alternatasha a site to catalog random projects


home heating index

How efficient, in terms of heat, is your home? The Home Heating Index (HHI) is a simple calculation that gives you a number with which to categorize your home heating efficiency. A simple guide here takes you step by step through the calculation.  Basically, you find the ‘Heating Degree Days’ (HDD) for your area here. Then look at your gas bill. There you can find how many therms or ccf’s of gas your house consumed in one month. Over the entire season, take the total therms (or ccf) of the year and subtract 12 times the usage in the hottest summer month. This would remove the therms used solely for hot water for a more realistic number for heating gas. In my case, since 1 therm natural gas is about 100 ccfs of 1000 BTU’s each, if I use one whole round and a half of my gas meter (1500 therms), then the home heating index (HHI) is calculated as such:
HHI = Total Winter Fuel Energy / (House Area * HHD)
HHI = (1500 x 10^5 BTU) / [(3000 sf)(4804 DD)
HHI = 10.4 BTU/sf-DD

Then find your number in the following chart :

Home Heating Index (HHI)

HHI Comment
0-2 Excellent! House consumes very little energy for its size, climate and user habits
2-4 Very Good! Some improvements could likely be found. House is well insulated and sealed against infiltration. Efficient heating system.
4-8 Moderate to Average. Improvements could be made
8-12 Low Average. You could save money by improving the house
12-18 Poor! There are many opportunities to improve the house
> 18 Paying a fortune to heat a drafty house with an inefficient heating system!

For me?  Low Average.  I am not surprised — I need to seal up and fix drafty windows and doors, install insulating blinds, and, most importantly, figure out what’s going on with the radiators so that I can balance my steam heating system.

8 Responses to home heating index

  1. Eric says:

    Over the last 12 months I’ve used about 650 heating therms for about 1400 square feet and about 7255 HDD; that’s 65,000,000 therms / (1400 * 7255) = 6.4.

    Over the last 5 years (better average) it’s about 6.7. I think; the numbers are a little weasely since I can’t easily separate out heating therms. Another arduino project, if I ever get a pulsing gas submeter 😉

    The above is for a 1931 house which has had a reasonable amount of weatherization work, but has only a bog-standard 10-year-old boiler with a standing pilot.

    • admin says:

      Nice! 650 therms is nice and low. I’m using double or triple that! After this season I should have a better idea of what I’m really consuming here; and then I’ll be able to tell how much the upgrades really help. And I do have a long list of future upgrades…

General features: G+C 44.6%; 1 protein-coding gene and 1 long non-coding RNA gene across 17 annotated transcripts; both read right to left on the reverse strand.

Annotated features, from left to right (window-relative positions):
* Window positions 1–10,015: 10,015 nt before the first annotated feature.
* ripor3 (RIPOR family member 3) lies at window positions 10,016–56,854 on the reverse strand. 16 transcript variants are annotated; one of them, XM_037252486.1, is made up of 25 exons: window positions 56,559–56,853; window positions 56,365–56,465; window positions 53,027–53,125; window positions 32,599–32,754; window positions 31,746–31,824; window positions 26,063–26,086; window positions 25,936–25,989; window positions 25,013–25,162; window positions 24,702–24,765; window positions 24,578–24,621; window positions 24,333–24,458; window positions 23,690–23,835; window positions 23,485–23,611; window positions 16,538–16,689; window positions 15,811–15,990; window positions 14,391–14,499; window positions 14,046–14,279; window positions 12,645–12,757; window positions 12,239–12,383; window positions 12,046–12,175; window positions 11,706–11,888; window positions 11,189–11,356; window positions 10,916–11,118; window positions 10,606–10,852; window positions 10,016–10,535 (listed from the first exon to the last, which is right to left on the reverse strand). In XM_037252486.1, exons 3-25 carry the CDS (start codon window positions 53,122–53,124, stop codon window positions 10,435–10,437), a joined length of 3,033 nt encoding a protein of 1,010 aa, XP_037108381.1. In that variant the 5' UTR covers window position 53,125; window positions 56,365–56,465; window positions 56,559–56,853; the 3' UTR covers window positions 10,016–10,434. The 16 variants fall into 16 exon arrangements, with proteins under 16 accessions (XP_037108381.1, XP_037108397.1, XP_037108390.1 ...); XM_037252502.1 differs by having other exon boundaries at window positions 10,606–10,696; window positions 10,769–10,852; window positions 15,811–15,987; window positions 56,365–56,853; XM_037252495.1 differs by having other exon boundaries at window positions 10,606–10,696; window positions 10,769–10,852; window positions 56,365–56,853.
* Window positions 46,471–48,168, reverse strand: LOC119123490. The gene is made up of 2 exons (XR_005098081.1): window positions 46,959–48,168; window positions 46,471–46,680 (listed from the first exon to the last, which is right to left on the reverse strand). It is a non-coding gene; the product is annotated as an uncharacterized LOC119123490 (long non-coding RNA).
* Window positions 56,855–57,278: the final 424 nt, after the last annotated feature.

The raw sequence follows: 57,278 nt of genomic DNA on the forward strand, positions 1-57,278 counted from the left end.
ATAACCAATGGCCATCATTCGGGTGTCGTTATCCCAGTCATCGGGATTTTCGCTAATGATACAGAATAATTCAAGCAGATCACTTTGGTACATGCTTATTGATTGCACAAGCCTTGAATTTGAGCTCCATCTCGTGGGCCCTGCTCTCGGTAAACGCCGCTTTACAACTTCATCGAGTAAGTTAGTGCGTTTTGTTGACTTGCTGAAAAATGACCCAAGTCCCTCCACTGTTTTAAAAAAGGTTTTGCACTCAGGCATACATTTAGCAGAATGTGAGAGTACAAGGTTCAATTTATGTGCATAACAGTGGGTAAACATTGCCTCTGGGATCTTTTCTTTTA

• Eric says:

        Have you had a home energy audit done? A blower door test & IR camera scan can really tell you a lot about where to concentrate your efforts & rank your projects…

        • admin says:

          No, I haven’t done that. I’m still working on basic things like drafts. The thing is, this is a century-old townhouse with original double-hung windows which I refuse to replace. Unfortunately they happen to be only 1/4″ single-pane, and to fix one requires weeks… I did four of them in the past, but haven’t gotten around to the worst ones yet. It’s a shame I started this blog only a month ago, but if I embark on another round of window-fixing I’ll definitely take pictures and post the process. Other things like roof insulation are expensive and can wait, possibly.

          • David Fay says:


            You’re right to tackle air sealing first — cheap and effective.

            I’d love to see the pictures when you do more window repair. I plan to restore the original windows on my 1850’s summer house in the next few years. I could use some tips.


            • admin says:

              Hi David,
              Check out the book, “Working Windows.” After reading it I understood more about windows than I ever thought needed to be understood. If you start your project before I do, let me know and I can write you a list of the products I used.

          • Eric says:

            Yep I suppose if there are blazingly obvious leaks, that’s the place to start. Blower + IR can help identify smaller leaks you didn’t know about.

            The other thing I’ve heard (and I’m no real expert, just a hack) is to really concentrate on the leaks at the top & bottom of the structure due to the stack effect – so attic hatches & roof electrical boxes matter a lot, as do leaks down below like the rim joist in the basement.

    • Eric says:

      Hm I’ve got too many spreadsheets etc. 650 is too low, my best estimate for average is 707, and with a 60F base it’s about 6200 HDD, so more like HHI of 8.

Leave a Reply

Your email address will not be published. Required fields are marked *